Rough around the edges

It’s been a few years since we worked on cultivating our wild spaces here at Seven Trees Farm. In 2008 we started planting some native habitat restoration shrubs and trees around the perimeter of our lot, some of which took off and some, not so much.

Since then, we’ve been caught up in our domesticated species endeavours – bees, cows, chickens, corn, wheat, beans, herbs, and so on. Some of which took off and some, not so much.

Now that we don’t have large livestock (i.e. horses or cattle) to worry about, we decided to expand those original hedgerows into cover plantings for our chickens. This winter, while those planning discussions were underway, we noticed the unmistakable buzz of a hungry hummingbird.  In previous years the hummingbirds would pack up and fly south for the winter in late August, not to return until late March. But between climate change and habitat destruction, all bets are off. We dusted off the hummingbird feeder and gave thanks for the Costco-sized bag of sugar in the pantry. (One part sugar to four parts water. Heat and stir until dissolved.)

Not long after that initial brave winged soul appeared, we were swarmed by ravenous Rufous hummers. We broke out the back up feeder, since one male was so fiercely defending ‘his’ feeder no one else could fuel up. Those two feeders were immediately overwhelmed with hungry birds, so we had to resort to the usually-unloved third feeder, hung a bit farther off under the carport roof.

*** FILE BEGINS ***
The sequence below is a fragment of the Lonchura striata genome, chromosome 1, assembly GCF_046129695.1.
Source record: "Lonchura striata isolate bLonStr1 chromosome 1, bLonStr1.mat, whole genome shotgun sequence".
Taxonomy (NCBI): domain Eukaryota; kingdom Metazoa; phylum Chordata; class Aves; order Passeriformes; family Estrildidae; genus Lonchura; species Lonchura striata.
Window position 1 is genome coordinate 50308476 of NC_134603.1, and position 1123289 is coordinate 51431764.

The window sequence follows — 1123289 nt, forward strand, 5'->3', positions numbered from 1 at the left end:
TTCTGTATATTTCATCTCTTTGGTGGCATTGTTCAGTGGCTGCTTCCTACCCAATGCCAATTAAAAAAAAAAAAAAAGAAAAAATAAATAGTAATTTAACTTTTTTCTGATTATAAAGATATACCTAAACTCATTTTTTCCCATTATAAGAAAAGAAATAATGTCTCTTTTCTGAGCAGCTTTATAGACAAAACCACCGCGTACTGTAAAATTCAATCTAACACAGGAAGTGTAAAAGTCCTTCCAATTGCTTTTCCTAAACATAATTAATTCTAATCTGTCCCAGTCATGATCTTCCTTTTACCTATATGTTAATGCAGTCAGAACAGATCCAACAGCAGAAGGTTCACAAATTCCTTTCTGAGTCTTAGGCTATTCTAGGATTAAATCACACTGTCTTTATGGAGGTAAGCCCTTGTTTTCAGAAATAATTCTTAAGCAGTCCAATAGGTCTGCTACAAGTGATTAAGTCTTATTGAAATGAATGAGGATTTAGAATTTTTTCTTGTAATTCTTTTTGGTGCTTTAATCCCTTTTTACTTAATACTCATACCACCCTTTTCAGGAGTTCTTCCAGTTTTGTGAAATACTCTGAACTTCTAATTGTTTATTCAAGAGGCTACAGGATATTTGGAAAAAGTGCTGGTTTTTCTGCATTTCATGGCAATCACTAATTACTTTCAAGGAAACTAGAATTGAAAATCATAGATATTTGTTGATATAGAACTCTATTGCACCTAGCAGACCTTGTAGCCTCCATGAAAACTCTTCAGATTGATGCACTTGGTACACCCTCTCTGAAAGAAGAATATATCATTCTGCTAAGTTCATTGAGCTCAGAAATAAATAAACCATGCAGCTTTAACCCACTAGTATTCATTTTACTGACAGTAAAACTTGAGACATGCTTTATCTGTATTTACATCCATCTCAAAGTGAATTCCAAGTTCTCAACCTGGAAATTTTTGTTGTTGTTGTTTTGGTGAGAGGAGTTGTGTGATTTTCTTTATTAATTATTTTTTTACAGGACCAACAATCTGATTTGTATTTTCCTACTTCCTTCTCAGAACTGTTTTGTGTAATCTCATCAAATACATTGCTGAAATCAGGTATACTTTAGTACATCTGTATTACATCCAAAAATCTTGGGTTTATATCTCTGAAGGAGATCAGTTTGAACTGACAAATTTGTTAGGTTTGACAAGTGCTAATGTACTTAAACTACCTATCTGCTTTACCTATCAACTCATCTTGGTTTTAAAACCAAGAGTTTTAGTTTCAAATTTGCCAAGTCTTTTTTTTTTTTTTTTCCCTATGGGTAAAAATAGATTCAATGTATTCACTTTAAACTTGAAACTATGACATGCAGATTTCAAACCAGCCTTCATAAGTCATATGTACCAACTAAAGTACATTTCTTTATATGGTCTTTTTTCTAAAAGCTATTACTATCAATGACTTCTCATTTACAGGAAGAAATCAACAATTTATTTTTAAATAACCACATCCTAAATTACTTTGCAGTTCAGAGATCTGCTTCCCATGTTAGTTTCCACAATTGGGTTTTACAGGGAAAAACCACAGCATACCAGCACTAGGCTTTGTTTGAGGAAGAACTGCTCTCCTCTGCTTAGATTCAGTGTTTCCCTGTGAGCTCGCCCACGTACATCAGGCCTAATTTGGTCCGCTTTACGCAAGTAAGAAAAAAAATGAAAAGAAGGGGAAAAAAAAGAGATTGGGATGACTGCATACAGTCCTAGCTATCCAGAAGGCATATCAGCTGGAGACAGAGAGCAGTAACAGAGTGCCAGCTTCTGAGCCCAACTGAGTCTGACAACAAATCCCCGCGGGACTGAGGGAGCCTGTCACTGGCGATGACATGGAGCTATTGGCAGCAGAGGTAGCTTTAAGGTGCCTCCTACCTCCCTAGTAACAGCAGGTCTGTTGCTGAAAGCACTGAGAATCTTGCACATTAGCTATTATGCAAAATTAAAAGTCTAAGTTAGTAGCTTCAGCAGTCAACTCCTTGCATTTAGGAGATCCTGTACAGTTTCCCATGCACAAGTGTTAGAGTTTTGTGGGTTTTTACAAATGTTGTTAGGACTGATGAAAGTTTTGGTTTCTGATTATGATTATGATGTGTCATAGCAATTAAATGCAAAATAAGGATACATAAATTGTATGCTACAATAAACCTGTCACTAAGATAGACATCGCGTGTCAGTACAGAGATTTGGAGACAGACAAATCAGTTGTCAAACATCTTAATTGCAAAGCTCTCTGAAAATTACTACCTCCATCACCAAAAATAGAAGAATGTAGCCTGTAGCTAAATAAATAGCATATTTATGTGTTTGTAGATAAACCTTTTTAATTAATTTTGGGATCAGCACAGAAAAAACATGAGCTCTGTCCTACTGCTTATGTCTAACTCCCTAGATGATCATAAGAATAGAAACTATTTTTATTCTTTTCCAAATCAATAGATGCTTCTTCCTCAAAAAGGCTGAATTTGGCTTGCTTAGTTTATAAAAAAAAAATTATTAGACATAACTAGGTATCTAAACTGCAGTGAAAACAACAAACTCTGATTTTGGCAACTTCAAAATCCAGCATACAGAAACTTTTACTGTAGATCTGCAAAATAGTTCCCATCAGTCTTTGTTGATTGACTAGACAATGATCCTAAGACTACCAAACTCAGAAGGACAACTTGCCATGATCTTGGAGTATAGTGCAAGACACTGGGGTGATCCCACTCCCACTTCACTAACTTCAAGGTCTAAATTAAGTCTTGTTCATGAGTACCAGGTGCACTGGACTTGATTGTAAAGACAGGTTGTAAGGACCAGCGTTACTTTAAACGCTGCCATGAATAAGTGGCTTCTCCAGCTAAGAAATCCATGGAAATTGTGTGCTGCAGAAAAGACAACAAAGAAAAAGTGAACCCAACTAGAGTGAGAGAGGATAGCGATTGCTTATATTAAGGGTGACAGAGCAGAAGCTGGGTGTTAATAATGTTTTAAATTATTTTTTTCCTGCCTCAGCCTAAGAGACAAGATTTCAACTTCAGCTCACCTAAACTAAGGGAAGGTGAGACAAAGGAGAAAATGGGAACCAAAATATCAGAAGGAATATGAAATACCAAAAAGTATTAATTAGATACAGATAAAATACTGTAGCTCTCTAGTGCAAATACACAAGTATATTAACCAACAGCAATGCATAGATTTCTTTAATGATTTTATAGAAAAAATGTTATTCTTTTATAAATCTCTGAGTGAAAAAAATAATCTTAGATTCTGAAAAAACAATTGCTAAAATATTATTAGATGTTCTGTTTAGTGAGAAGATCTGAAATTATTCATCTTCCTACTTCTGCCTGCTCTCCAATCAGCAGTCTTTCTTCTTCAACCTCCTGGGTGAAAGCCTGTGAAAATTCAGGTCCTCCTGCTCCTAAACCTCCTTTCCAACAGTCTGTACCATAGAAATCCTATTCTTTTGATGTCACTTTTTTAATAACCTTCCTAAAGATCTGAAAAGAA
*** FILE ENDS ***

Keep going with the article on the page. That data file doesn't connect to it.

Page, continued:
This onslaught luckily coincided with the annual Whatcom County conservation district plant sale, so one of us braved the cold, wind & rain (not to mention the crowds of pushy people) to buy hummingbird-friendly hedgerow material. Oregon ash trees, native blue elderberry, crab apple, mock orange, and ever-so-popular red flowering currantRedFloweringCurrant We also protected most of our new plantings with blue CREP tubes. CREP stands for Conservation Reserve Enhancement Program, a federal program that pays landowners to preserve critical habitats. In our area it is common to see new plantings protected by these reused blue plastic tubes, so having a ring of them around the lot perimeter means habitat reconstruction.

Not that we still don’t have livestock management issues. Stay tuned for the next update which might very well involve the one species that has never planted cloven hoof upon the soil of Seven Trees….far baaa it from me to let the sheep out of the bag about that 😀

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